While both Joe’s and Okonkwo’s actions and thoughts begin to display how there voices become powerless because of the people around them, it eventually makes them lose all the power in their voices completely. Dalton Trumbo purposely lets Joe to get his voice back only to show how all the power in it disappears. Joe learns morse code only for the nurses to silence and ignore him each time, even after realizing that he was communicating. Finally after trying each time, he realizes that his voice holds no power because they are afraid that he would show the countries people the realism of war and what it causes. His determination to communicate begins to fade after each time they silence him, but he begins to rely on the other soldiers to show the countries people what the result of war is. Joe makes his final remarks in the novel by explaining, “Put the guns into our hands and we will use them. Give us the slogans and we will turn them into realities. Sing the battle hymns and we will take them up where you left off” (Trumbo 242). Joe’s anger and determination turns into a hope for all soldiers to not lose the power in their voices like he did. This quote is displaying what Joe believes will keep the soldiers voices heard and if they continue to use the power in their voices, then they will be able to keep their power. It is considered an empowerment because even if he is losing his voice, there is still hope for the other soldiers to make their voices heard.
However, for Okonkwo and his clan, everyone loses their voice and power. Chinua Achebe ends the book with Okonkwo hanging himself because he loses all hope and that every person in the village and clan are too afraid of the white men to raise their voices and try to claim their land back. Okonkwo shows this by killing a messenger all by himself while the rest of the villages watches. The book explains, “Okonkwo’s machete descended twice and the man’s head lay beside his uniformed body. Okonkwo stood looking at the dead man. He knew that Umuofia would not go to war. He wiped his machete on the sand and went away” (Achebe 204). At the end the end of the novel, Chinua Achebe turns Okonkwo from a determined warrior to a character which has given up. Killing the messenger was Okonkwo’s way of leaving a mark on Umuofia so that the villagers would realize how Okonkwo was the only one fighting for his voice until the very end. Okonkwo killed the messenger because everyone had lost their power and were afraid to stand up to the white men. He was the only one to hold on to the power he had left.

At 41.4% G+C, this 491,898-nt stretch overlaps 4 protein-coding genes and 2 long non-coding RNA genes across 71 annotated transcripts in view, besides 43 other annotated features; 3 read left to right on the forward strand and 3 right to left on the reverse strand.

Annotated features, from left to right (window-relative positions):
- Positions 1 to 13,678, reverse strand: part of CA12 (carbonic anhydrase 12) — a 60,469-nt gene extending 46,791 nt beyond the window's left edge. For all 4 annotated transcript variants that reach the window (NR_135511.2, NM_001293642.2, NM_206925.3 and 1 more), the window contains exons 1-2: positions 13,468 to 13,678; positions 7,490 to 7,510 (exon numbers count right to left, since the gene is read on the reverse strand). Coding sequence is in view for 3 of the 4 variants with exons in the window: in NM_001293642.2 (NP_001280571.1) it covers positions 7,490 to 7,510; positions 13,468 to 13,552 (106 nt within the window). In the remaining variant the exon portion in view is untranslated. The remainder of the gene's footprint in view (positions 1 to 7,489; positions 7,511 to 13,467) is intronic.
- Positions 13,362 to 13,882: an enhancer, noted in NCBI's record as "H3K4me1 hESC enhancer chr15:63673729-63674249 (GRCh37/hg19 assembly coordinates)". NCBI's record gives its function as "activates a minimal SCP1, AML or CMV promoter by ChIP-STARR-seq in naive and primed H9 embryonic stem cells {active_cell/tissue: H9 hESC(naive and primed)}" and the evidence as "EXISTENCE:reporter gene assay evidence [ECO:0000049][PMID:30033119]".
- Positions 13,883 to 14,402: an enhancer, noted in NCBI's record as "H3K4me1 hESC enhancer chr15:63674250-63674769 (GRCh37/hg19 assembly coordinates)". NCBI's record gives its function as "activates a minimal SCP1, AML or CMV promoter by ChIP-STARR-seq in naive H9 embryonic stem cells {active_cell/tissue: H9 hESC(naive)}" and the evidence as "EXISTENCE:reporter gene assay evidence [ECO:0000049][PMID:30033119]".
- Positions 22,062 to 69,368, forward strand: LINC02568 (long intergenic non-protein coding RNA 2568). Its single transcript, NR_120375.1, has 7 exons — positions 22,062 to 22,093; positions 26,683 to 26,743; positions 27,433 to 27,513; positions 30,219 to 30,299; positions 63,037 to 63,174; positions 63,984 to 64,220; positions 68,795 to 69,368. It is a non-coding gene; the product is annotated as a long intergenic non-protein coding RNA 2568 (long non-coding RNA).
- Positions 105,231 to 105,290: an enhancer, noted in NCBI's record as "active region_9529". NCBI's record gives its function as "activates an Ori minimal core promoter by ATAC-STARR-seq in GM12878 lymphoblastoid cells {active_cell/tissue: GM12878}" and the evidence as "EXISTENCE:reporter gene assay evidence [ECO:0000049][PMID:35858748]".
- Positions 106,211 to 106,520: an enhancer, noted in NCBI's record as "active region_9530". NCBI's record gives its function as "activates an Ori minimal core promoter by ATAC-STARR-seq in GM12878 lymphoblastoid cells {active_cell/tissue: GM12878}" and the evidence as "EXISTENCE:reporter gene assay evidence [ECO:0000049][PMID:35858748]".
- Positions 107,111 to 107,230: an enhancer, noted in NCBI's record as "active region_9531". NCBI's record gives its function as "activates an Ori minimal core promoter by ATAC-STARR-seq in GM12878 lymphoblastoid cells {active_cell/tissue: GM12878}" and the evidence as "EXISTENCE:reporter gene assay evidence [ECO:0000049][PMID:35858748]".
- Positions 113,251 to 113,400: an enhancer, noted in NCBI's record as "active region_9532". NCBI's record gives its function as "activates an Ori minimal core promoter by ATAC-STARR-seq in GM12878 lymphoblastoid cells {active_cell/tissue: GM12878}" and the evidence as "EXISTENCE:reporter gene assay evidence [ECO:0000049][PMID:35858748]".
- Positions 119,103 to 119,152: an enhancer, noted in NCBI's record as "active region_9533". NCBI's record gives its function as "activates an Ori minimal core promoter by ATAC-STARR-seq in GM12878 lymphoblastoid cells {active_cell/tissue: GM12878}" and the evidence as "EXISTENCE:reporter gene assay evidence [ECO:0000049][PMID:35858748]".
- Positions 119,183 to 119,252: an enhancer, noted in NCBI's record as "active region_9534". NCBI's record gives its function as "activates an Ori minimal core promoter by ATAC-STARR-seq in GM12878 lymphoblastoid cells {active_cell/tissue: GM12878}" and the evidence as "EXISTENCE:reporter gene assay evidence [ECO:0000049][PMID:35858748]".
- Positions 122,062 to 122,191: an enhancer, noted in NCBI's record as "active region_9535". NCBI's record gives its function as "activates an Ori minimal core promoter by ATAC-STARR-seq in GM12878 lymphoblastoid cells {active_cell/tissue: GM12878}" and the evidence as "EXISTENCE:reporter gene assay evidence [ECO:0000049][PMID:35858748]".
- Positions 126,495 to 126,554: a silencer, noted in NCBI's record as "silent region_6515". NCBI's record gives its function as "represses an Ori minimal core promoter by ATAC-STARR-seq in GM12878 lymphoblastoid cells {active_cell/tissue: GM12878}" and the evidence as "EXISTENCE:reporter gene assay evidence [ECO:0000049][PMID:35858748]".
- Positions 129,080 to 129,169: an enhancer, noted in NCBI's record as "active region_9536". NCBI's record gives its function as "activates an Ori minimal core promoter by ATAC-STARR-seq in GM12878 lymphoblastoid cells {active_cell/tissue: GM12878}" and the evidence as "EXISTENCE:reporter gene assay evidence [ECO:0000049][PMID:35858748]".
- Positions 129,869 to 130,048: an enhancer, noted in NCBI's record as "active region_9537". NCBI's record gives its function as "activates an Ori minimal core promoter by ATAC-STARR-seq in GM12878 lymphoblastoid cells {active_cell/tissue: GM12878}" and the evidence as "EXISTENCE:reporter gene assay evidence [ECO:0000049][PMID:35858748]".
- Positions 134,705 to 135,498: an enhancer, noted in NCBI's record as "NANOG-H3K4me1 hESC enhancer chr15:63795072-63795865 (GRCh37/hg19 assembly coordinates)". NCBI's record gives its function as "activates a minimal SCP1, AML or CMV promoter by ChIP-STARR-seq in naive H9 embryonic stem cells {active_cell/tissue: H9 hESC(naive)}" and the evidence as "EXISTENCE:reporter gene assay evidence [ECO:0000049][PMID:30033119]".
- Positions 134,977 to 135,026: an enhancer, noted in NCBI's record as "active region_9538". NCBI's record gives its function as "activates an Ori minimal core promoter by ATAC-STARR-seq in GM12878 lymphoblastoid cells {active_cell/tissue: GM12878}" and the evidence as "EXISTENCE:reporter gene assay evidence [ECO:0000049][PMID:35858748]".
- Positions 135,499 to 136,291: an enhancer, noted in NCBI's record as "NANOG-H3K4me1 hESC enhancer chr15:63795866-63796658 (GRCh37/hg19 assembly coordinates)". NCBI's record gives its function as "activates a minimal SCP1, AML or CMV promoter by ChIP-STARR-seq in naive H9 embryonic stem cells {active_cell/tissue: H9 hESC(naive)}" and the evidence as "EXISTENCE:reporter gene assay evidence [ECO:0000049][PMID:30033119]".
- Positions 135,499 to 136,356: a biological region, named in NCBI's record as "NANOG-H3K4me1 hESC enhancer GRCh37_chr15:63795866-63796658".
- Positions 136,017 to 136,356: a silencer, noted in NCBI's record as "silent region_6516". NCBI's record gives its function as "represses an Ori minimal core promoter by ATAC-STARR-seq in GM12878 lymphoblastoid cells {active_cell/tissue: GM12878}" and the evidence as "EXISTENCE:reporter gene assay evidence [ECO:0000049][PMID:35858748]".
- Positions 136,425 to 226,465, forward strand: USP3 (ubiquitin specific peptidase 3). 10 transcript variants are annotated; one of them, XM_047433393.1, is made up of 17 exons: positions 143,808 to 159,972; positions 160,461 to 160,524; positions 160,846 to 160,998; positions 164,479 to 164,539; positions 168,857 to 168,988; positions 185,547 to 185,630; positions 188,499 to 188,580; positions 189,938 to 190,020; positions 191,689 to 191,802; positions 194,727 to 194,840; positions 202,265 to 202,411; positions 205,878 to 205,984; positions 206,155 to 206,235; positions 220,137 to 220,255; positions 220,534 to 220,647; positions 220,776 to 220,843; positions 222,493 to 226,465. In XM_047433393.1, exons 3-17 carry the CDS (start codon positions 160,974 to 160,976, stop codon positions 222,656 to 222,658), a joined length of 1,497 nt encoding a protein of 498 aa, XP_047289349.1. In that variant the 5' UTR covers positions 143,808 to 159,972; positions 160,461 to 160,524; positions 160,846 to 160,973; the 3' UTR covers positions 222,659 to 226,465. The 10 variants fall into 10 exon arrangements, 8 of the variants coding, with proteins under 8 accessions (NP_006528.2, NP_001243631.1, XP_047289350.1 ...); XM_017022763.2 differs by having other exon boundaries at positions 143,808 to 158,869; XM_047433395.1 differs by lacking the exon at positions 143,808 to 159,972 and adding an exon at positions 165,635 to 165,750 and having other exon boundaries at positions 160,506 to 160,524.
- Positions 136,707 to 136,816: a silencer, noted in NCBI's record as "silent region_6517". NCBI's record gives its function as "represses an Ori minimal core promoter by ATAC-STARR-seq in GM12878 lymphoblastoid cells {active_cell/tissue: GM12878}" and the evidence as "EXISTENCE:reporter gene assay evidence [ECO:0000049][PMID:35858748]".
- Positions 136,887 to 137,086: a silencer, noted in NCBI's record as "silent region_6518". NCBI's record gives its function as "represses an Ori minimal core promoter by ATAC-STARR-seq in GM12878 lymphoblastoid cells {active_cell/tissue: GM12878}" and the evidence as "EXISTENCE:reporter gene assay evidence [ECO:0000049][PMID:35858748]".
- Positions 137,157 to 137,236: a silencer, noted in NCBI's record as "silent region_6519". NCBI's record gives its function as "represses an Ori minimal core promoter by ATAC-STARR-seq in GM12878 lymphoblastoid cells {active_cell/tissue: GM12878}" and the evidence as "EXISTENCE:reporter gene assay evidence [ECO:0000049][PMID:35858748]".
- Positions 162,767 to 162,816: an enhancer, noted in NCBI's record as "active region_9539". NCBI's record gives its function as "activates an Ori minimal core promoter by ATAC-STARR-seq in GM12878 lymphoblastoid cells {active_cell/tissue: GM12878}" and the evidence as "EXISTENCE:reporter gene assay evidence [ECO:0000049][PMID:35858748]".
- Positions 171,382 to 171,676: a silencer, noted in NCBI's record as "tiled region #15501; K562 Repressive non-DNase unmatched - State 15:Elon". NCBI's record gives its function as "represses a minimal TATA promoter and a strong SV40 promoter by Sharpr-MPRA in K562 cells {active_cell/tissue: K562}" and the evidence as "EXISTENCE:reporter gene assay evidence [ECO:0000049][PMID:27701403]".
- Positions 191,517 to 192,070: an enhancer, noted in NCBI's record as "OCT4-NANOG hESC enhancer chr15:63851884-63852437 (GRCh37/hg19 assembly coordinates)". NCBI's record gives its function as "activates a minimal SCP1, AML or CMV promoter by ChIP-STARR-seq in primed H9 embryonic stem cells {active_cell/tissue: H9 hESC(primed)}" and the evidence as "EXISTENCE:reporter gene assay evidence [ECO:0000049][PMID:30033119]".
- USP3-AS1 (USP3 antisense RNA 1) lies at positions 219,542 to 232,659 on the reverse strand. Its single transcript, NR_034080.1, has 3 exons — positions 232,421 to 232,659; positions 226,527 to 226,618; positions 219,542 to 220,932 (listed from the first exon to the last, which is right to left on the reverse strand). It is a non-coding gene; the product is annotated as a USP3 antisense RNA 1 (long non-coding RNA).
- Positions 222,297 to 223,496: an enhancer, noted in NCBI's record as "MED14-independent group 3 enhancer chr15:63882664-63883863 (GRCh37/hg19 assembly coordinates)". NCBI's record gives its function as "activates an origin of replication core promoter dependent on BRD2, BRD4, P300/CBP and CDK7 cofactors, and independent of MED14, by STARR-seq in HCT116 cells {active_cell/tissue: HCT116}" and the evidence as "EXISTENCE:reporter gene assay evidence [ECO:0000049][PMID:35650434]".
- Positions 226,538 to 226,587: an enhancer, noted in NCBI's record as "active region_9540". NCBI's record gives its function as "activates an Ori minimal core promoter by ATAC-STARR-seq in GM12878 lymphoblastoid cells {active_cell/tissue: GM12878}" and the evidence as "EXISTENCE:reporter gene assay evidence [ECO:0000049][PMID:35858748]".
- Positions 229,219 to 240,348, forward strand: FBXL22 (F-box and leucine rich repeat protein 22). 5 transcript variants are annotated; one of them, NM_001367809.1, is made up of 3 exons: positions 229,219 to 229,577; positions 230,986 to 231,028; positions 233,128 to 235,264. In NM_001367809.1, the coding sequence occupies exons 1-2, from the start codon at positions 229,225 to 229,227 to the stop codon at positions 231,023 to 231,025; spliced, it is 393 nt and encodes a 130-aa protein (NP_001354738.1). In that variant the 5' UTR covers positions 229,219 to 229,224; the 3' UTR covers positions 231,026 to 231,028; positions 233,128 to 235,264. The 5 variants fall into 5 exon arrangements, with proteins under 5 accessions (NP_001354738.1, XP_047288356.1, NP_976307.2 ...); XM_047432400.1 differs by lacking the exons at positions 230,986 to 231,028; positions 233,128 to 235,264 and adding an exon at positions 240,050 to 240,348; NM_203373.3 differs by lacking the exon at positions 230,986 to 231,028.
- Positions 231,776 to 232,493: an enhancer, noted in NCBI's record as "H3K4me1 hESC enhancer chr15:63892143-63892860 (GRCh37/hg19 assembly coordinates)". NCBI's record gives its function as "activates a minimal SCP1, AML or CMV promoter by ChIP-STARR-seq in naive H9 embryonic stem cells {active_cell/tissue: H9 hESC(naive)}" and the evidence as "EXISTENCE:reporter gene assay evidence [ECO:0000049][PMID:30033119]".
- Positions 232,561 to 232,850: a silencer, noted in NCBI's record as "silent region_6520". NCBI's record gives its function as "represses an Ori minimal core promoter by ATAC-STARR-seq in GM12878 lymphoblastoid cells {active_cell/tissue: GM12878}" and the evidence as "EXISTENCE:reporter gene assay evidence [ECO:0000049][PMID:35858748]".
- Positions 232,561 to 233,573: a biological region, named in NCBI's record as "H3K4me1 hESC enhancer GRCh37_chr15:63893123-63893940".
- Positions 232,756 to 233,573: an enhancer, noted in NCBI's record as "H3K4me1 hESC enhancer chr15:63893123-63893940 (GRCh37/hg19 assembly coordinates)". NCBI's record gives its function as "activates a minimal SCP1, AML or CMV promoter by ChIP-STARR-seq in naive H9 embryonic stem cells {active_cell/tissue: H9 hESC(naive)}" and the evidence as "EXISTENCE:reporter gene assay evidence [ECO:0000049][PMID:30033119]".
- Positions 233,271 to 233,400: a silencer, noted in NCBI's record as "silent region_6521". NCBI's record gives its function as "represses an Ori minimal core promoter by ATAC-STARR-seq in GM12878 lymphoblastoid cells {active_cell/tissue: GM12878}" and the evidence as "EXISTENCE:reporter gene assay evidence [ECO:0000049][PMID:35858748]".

When comparing Okonkwo’s and Joe’s final part in the novels, Chinua Achebe and Dalton Trumbo took different approaches to giving the voiceless and powerless a voice. Okonkwo gave up all his hope on his village while Joe began to gave up, but still held hope for the other soldiers to make their voices heard. In both the novel Things Fall Apart by Chinua Achebe and Johnny Got His Gun by Dalton Trumbo, the authors gave voices to even the voiceless and powerless. Joe’s voice was his thought and his communication with the nurses while Okonkwo’s voice were his actions. Achebe and Trumbo used actions and thoughts to show how even the powerless have voices. Although they introduce characters that hold more power over them, including the nurse and the white men, there voices made a different and that is why both Joe and Okonkwo were silenced. Even a person without a voice such as Joe can hold power which were the reason he was ignored. The authors express how in every society, a person may have a voice, but not all voices hold power, just like Okonkwo and Joe.